Can Creative Writing be taught Part 2

Thanks to Ingrid for organising this.

Ingrid Rickersey

A couple of weeks ago I posed the question “Can creative fiction writing be taught. This was a discussion within our writers group prompted by a newspaper article by Tegan Bennet Daylight.

I recently spoke with popular crime writer Felicity Young to get her thoughts on the subject. Here’s what Felicity had to say

Crime writer:  Felicity Young

Can fiction writing be taught?

 My answer to that is Yes. And No.

I think this topic is thesis-worthy! I’m afraid my comments barely skim the surface, but here’s a start:

A fiction novel is the sum of many components, and it is my belief that a great many of these can be taught. These are what I consider the tools of the trade, the craft of writing, ie the skills and writing techniques we start learning when we are at school. The craft consists of things like spelling, grammar and sentence structure, progressing to the analysis…

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Shortlisting of Elemental, WA Premier’s Book Awards

Voting open to all West Australians. Go, Amanda!

looking up/looking down

elemental_COVERThis week I was thrilled to learn that Elemental has been shortlisted for the WA Premier’s Book Awards in the Fiction category. My little red-haired gutting girl is proud to be in the company of these stellar titles:

All the Birds, Singing by Evie Wyld (Random House Australia)
Coal Creek by Alex Miller (Allen & Unwin)
Eyrie by Tim Winton (Penguin Group Australia)
The Life and Loves of Lena Gaunt by Tracy Farr (Fremantle Press)
The Narrow Road to the Deep North by Richard Flanagan (Random House Australia)

You can read the full press release here.

The six shortlisted titles are also eligible for the People’s Choice Award. You can vote for your favouritehere (WA residents only, and voting closes 29 August).

I was also thrilled to see that the shortlist in a new category, WA Emerging Writers, includes writer friends Dawn Barker for Fractured (you can…

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Crime Master Class with Felicity Young

Ingrid’s better than I am at posting what I’ve been up to recently – thanks Ingrid!

Ingrid Rickersey

Felicity Young, author of several successful crime novels and recent resident writer at Matty Furphy House (Fellowship of Australian Writers) ran a workshop for budding crime writers on the 28th June.

Crime writer:  Felicity Young Crime writer:
Felicity Young

A few crime writing tips fromFelicity.

  • Draw a plot arc to show major events in your story
  • Draw a character arc for each main character, showing crisis,change of heart etc
  • Summarise scenes or chapters on palm cards and lay them out, experimenting with the order of events ( or use Scrivener). You can colour code the cards indicating character’s POV.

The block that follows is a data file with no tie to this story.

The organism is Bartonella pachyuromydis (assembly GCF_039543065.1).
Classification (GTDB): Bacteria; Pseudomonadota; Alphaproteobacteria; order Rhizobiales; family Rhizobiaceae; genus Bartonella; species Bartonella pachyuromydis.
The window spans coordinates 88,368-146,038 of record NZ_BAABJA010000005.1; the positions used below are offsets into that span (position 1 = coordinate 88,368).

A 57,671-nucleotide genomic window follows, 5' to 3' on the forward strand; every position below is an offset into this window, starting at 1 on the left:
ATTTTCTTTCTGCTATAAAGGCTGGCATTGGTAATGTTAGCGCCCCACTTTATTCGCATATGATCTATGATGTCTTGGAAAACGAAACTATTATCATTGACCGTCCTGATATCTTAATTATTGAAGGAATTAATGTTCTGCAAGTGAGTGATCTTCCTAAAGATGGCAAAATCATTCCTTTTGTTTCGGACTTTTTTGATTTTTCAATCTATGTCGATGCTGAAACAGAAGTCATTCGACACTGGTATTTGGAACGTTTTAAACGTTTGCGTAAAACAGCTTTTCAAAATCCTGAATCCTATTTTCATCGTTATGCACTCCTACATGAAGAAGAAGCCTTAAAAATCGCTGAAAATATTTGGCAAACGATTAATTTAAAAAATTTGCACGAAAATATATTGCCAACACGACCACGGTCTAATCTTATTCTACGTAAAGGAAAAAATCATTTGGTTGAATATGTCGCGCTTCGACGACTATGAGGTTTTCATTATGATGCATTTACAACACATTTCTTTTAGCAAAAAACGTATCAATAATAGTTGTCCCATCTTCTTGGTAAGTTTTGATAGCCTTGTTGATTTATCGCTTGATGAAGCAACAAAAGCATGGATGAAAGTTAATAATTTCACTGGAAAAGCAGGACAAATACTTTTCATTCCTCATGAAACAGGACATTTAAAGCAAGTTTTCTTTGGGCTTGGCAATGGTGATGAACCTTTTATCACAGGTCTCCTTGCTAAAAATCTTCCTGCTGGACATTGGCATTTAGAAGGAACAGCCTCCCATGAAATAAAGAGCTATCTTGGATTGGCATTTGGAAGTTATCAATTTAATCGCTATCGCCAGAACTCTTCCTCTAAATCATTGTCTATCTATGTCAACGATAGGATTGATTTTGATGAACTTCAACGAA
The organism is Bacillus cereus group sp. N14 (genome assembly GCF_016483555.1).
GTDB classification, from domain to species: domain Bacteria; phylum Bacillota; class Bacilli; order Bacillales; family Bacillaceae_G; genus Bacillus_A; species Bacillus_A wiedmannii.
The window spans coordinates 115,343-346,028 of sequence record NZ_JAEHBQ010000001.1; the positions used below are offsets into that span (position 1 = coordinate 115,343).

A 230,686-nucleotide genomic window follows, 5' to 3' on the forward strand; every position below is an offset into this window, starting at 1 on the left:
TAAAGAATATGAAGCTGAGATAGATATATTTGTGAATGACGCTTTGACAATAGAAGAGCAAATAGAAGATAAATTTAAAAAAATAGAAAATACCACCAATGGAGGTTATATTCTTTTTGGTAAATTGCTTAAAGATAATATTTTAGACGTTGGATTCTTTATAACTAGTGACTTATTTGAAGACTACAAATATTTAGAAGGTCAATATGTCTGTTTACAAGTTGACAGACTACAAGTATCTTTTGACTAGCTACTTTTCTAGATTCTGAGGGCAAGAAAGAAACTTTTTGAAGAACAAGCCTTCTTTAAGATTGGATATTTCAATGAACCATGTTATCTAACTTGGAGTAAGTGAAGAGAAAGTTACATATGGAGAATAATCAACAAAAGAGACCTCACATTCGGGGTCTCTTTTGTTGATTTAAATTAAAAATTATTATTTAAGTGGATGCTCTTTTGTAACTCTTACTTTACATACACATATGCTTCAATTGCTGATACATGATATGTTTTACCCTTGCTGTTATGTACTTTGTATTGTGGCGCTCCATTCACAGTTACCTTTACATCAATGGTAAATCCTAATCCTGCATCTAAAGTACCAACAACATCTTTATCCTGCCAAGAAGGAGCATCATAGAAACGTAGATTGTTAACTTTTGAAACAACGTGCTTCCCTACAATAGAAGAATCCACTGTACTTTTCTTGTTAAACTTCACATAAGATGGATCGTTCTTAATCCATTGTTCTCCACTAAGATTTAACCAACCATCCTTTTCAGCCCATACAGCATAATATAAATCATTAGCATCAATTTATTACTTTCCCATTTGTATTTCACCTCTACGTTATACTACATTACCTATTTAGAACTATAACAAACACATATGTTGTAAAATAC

• Solving sodoku puzzles in between writing May help with plotting
  • Research for accuracy
  • Keep a disciplined writing routine
  • Make sure your writing environment is comfortable so you can look forward to settling down to work
  • You don’t have to write what you know provided you can interview someone who does.
  • Carry…

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20 Proven Benefits of Being an Avid Reader

Great article here about reading – courtesy of my mate Tyson Adams.

Tyson Adams

This fMRI scan reveals distinctive increases in brain activity during close reading across multiple brain regions, with strength of activation shown in red for horizontal cross sections of the brain. This fMRI scan reveals distinctive increases in brain activity during close reading across multiple brain regions, with strength of activation shown in red for horizontal cross sections of the brain.

If TV is the lard developing, heart attacking inducing, entertainment form, then reading is the brain workout. I’ve previously posted about how reading is good for the brain, but science is keen on finding out more, so there is always new research that brings up cool findings. I’m reposting an interesting article I found (here) that lists some benefits from reading with links to the research, proving that reading is good for you.


Merely reading a word reflecting a colour or a scent immediately fires up the corresponding section of the brain, which empathises with written experiences as if they actually happened to the audience. Researchers believe this might very well help sharpen the…

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